CHARLESTON – A rare penny should pique the interest of coin collectors during the next online unclaimed property auction administered by State Treasurer John Perdue’s Office.
Appraisers attached a value of $500 to a 1909-S VDB. That particular penny is rare – 484,000 were minted. On its face, that sounds like a large number, until one knows the whole story.
“Coin collectors will know what a 1909-S VDB is,” said Karen Plunk with Lone Star Auctioneers, the company which runs the auctions for the Treasurer’s Office. “It is a rare penny and the most famous, most well-known Lincoln penny you can still find out there.”
An e-Bay post from collector Ron Guth explains the reason for the scarcity of the coin. When designer Victor David Brenner created the new penny, he placed his whole name in tiny letters on the base of the reverse, bottom center. A mint engraver later changed the name to the artist’s three initials, sparking ire among those who said the larger initials were far from discrete and amounted to “free, illegal advertising for the designer.”
In response, mint employees simply removed the initials, creating the scarcity of the original coin.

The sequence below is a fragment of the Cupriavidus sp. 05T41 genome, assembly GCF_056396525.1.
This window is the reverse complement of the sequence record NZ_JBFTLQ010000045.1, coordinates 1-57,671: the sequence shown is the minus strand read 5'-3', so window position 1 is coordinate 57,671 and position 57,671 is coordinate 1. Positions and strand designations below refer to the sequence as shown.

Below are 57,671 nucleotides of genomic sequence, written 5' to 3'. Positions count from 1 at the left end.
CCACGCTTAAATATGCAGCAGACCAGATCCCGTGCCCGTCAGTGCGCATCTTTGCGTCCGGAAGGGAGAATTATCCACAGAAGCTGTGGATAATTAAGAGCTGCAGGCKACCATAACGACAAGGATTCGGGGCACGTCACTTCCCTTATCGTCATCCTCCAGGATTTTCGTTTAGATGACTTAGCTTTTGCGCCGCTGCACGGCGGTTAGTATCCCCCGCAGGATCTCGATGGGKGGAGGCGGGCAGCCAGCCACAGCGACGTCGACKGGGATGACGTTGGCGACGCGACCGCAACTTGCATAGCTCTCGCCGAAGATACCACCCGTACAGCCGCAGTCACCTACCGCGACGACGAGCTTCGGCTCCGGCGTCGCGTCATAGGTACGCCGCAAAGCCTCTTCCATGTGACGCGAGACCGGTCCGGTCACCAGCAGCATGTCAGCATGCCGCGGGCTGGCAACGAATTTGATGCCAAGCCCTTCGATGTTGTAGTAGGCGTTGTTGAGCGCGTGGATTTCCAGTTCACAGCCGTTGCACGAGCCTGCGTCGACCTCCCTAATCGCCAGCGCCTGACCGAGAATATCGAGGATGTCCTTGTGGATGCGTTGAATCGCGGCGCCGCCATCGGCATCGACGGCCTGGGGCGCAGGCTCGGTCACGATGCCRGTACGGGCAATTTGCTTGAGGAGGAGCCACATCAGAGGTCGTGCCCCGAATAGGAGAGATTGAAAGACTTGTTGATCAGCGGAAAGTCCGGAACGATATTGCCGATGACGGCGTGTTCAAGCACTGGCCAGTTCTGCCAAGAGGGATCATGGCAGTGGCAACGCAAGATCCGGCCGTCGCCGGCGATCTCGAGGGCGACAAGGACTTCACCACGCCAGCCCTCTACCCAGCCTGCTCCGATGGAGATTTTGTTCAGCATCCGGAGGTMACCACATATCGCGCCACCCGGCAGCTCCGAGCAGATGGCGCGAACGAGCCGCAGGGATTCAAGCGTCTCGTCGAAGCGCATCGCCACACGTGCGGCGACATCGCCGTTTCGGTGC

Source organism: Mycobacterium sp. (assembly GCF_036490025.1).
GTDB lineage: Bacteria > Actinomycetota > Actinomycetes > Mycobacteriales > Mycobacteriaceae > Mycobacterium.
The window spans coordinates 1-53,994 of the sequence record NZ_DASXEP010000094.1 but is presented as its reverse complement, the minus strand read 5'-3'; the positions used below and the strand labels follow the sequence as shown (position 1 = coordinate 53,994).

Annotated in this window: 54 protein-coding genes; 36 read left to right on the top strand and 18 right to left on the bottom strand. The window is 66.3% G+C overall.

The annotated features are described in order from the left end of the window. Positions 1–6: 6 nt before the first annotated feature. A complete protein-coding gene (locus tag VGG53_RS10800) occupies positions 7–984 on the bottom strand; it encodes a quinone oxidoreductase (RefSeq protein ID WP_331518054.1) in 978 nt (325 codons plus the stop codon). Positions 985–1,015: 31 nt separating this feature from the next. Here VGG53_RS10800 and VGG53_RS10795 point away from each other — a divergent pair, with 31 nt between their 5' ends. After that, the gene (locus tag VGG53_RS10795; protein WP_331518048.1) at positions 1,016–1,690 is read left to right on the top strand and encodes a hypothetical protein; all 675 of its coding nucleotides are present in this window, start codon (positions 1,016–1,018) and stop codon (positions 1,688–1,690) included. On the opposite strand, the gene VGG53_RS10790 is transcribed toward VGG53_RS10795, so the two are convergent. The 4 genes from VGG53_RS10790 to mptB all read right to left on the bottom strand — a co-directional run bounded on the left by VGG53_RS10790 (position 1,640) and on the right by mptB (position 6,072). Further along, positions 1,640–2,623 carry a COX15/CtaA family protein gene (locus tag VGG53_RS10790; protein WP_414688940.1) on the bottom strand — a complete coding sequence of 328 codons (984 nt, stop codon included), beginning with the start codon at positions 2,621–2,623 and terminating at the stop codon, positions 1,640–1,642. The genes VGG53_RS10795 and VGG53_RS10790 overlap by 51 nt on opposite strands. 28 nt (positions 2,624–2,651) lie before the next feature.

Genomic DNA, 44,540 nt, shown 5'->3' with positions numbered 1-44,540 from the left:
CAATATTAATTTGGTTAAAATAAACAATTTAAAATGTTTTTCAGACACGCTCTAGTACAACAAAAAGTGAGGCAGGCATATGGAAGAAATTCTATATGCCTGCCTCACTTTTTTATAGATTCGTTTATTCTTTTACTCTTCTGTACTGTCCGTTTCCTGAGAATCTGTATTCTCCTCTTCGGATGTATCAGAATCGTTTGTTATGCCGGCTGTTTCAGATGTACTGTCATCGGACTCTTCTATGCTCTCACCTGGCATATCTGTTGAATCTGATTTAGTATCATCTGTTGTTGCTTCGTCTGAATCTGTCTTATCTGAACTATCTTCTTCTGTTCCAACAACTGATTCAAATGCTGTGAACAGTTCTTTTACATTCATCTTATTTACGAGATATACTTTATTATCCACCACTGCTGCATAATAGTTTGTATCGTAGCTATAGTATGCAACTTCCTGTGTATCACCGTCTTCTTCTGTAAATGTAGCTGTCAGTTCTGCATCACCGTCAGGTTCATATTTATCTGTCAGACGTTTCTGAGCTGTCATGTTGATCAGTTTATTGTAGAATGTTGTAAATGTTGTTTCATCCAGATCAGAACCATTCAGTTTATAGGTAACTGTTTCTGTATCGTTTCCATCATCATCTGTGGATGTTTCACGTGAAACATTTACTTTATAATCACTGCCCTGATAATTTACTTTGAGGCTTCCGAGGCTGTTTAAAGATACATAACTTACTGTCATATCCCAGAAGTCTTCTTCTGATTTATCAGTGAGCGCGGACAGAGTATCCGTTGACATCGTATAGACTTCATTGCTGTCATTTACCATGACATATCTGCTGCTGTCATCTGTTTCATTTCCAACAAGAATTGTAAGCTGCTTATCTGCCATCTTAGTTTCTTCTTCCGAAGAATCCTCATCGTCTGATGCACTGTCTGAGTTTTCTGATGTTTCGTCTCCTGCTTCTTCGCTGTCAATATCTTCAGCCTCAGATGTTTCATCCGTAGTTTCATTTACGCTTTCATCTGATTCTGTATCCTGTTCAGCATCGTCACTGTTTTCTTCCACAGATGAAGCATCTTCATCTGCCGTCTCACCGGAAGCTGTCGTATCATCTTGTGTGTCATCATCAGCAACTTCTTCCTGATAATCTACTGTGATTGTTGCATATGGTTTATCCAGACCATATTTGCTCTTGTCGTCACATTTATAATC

The next Treasurer’s Office online auction is scheduled to run June 3 to June 18. To bid, go to www.WestVirginiaUnclaimedProperty.org. All that's necessary is creation of a username and password.
“Once again, you just never know what we’re going to take in through unclaimed property, and hence, the online auctions,” Treasurer Perdue said. “But I understand the 1909-S VDB is not your usual coin.”
The 1909-S VDB cent ranked 14th in the second edition of""100 Greatest U.S. Coins"" by Jeff Garrett and Guth, reflecting the immense popularity of this date.
“All that we auction off online comes either from in-state safe deposit boxes or law enforcement seizures,” Perdue said. “The point is, it all originates from the state. So please, go to the site and investigate this coin and other items.”